Sponsored We've had malware, ransomware, and spyware. Now, prepare yourself for the latest in a litany of online nasties: fearware. Thanks to the pandemic, cybercriminals are finding new and more sophisticated ways to fleece us – and it's going to take a new approach to pinpoint, stop, catch and fight back against those attacks.
Hackers have always played on people's emotions, because they're easy for others to manipulate but difficult for the victims to control. Phishing emails appeal to greed (get-rich-quick scams), pride (fake degrees) and compassion (donation requests for charities that don’t exist). Of all the human emotions, though, fear is the most effective fulcrum of all.
Fear peaks during a crisis, and online ne'er-do-wells never let one of those go to waste. When a disaster occurs, the scam spam soon follows, appealing for donations to help victims or pretending to offer government help in response for some account information.
Hacking people's emotions
Those scams and the digital toxins they bring are the basis for fearware. It's a type of online attack that exploits our need for security and certainty during volatile times. It has been with us for years, but it took a global disaster affecting everyone to give it a real platform. So when the COVID-19 pandemic changed the world for everyone this year, online criminals took fearware to the next level. SARS-CoV2 wasn't the first coronavirus, but it affected people in new and worrying ways. The only clear fact in the early days was that it was hospitalising lots of people and spreading quickly. People were short on information and burdened with anxiety.
Fearware attacks soared quickly, fuelled by an efficient online system geared towards the mechanised registration of new domains at scale. According to zscaler, phishing and malware attacks targeting remote users exploded by 30,000 per cent from just 1,200 in January to 380,000 by April. Those attacks come from over 130,000 suspicious newly registered domains with pandemic-related key words and themes.
Over 10,000 COVID-19 relted domains were generated every day, with 90 per cent of them are malicious or generating sales of fake products. One researcher even created a site that documents new coronavirus-related scams in real time. It shows a digital fearware pandemic unfolding right before your eyes.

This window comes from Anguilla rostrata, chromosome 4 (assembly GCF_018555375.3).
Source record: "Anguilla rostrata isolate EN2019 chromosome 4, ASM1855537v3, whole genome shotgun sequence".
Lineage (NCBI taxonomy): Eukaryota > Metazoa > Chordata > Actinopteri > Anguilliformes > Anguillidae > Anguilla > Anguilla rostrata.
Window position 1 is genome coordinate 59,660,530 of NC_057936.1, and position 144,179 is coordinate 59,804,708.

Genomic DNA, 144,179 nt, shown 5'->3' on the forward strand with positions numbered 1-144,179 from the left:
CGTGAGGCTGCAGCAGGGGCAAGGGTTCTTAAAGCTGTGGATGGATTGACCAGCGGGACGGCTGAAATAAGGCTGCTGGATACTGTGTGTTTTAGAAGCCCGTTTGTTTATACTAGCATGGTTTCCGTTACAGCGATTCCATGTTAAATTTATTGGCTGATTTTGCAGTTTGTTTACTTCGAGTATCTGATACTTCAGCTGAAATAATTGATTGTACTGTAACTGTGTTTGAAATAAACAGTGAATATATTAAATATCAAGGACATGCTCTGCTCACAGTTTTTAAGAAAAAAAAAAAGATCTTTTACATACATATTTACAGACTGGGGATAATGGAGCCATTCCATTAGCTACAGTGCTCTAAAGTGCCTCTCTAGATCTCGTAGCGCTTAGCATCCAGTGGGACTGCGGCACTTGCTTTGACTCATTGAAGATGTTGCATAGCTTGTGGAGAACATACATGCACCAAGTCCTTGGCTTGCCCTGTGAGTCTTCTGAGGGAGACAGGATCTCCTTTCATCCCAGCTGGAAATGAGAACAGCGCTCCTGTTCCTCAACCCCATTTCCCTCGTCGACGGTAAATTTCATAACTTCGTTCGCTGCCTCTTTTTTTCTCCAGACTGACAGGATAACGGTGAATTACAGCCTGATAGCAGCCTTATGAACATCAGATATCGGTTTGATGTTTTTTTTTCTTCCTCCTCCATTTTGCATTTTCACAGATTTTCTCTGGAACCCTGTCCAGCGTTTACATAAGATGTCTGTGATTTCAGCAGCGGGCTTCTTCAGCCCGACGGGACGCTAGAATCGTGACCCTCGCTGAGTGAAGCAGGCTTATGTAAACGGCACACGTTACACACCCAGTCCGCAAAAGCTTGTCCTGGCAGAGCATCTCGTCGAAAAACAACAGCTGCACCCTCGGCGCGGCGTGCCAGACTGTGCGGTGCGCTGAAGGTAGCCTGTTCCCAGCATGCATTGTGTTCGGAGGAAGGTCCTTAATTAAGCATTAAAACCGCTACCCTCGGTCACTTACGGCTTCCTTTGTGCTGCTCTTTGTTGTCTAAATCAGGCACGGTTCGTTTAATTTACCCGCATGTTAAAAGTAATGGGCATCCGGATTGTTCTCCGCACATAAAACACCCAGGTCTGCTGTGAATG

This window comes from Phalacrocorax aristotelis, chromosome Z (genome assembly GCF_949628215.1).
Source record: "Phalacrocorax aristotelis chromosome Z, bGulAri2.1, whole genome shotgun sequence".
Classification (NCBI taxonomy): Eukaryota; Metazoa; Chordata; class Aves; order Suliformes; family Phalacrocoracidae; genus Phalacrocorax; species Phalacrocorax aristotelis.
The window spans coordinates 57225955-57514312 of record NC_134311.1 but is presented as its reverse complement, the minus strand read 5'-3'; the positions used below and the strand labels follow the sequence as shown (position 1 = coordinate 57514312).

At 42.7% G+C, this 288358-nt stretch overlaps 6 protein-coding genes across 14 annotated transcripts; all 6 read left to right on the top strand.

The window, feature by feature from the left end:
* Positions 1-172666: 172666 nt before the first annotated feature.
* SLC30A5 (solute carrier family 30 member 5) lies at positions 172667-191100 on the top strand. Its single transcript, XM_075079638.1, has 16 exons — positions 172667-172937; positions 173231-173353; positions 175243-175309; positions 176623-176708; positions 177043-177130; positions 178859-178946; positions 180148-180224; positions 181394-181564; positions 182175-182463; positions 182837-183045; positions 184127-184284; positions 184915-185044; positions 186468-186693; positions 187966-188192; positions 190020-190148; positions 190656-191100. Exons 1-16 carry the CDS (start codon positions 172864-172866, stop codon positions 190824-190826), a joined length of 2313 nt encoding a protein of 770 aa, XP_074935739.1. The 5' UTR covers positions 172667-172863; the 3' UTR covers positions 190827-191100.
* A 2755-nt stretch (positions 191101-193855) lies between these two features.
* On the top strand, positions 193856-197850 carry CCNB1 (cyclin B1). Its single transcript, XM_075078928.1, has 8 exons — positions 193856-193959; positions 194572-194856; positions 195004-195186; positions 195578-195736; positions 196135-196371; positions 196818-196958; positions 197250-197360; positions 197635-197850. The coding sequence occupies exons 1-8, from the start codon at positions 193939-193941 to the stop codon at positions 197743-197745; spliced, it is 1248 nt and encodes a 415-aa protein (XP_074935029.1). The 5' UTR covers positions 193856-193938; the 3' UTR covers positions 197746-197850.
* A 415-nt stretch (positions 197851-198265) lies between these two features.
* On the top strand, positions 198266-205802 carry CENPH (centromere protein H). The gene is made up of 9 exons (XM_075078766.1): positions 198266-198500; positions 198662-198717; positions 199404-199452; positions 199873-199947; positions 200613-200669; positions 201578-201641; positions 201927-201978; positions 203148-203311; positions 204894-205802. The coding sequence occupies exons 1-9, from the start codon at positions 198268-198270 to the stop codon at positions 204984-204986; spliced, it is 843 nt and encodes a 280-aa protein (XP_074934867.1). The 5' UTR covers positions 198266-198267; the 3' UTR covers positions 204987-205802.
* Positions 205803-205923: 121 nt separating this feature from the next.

An onslaught of malicious domains
AI-powered cybersecurity company Darktrace saw a sharp rise in the proportion of pandemic-related phishing emails. Of the advanced phishing attacks blocked by its AI-powered email security technology in April, 60 per cent were related to COVID-19 or tricked employees by referencing remote working.
Crooks can use services offered by some of the big-name domain registrars, such as NameCheap's 'Beast Mode', which lets people register domains en masse for pennies. The situation has become so bad that governments have stepped in. New York attorney general Letitia James wrote to GoDaddy complaining about cybercriminals "registering a significant number of domain names related to 'coronavirus' in recent weeks and using those domains to conduct phishing campaigns and other attacks". Some enterprising and scruple-free domainers had even registered big-ticket addresses like 'coronavirusgive.com' that were particularly convincing and could generate even more traffic. Available to the highest bidder. Lovely.
Snake oil and certainty
Fake charity drives are a popular way to part people from their money during a disaster. The Department of Homeland Security warned about spammers asking for donations to fraudulent COVID-19-related charities.
Another way to capitalise on disaster is to offer people something to cling to in a time of panic. Some opt for quack cures. In the days following the global lockdown, the US Attorney General filed a civil complaint against a site purporting to offer a vaccine. Crooks can also proffer information. In one case, Brazilian attackers used an infected PowerPoint file offering a list of hotels infected by the virus.
One example of a phishing attack involved emails supposedly from the US Center for Disease Control (CDC) that Darktrace spotted recently. Tailored to the recipient and highly convincing, it contained malware hidden behind text offering the latest health guidance, infection rates and travel guidance.
In another example, by impersonating the US Small Business Administration, one group of crooks in Japan was able to assume an air of authority by attracting phishing victims to a fake SBS site running on a compromised Brazilian server. It then persuaded them to give up their personal information by registering for fake financial relief.